In the August issue of The Alley, I told readers the story of how Dick Bancroft loved cameras and picture taking since he was a young boy. Dick died at the age of 91 on July 16th. What I did not fully explain is that he spent years on his collection of photographs, much of it with Jaime Haire, his editor and archivist. Jaime worked diligently on the photographs that appeared in Dick’s book, We Are Still Here, published by the Minnesota Historical Society Press in 2013. Dick and I collaborated on the text and photos with pretty much him doing the photos and me doing the text. His photos are brilliant and clearly illustrative of the period 1970 to 1981 when the American Indian Movement was most active or influential.

Here are just a few of the photographs and quotes from the book so you can hear what Dick and I heard from the participants as they reflected on the times and events. The focus here is on the Geneva Conference of 1977.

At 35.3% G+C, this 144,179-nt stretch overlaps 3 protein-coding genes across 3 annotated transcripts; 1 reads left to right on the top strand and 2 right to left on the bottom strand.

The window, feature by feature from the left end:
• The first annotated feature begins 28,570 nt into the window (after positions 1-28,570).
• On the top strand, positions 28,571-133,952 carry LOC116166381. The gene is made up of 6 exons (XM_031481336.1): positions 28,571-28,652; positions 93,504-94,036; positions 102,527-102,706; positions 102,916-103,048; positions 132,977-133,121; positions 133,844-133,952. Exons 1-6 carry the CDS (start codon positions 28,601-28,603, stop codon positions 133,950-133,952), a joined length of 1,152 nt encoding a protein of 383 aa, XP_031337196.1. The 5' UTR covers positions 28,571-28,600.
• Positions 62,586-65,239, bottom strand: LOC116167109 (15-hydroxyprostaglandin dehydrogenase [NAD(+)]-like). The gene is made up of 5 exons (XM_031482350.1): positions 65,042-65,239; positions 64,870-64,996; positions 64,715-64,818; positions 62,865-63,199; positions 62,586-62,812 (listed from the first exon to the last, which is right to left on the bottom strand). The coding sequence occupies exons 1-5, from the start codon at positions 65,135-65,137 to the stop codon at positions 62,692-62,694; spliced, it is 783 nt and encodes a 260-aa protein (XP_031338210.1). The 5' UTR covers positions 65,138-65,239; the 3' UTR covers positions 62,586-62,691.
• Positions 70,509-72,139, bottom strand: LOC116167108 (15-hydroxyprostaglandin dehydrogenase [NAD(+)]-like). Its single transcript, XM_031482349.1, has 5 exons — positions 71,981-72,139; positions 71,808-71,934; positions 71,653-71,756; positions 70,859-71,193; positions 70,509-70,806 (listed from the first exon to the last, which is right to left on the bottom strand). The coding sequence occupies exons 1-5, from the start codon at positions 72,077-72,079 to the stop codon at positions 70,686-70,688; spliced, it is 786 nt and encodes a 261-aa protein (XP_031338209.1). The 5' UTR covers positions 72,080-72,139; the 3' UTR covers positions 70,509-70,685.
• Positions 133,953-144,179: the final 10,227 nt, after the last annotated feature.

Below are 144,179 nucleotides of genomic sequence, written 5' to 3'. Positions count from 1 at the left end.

In preparing for the book Dick said, “I wasn’t apprised of what occurred two years prior to that when the treaty council was formed in Wakpala. I didn’t know about that – I missed it. Why, I don’t know. But, in 1977, I was tipped off by the fact that they were going to go to Geneva. I said, “Who’s going to Geneva?” and they said, ‘The Treaty Council,’ and so I said, ‘What’s the treaty council?’ Pat [Bellanger] and others would tell me about it. I was going to be on that trip.”

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What’s Up at the Franklin Community Library – October 2018

All Ages

MNSpin Live Spotlight: Larry McDonough Quartet
Tues. Oct. 2, 10-11 am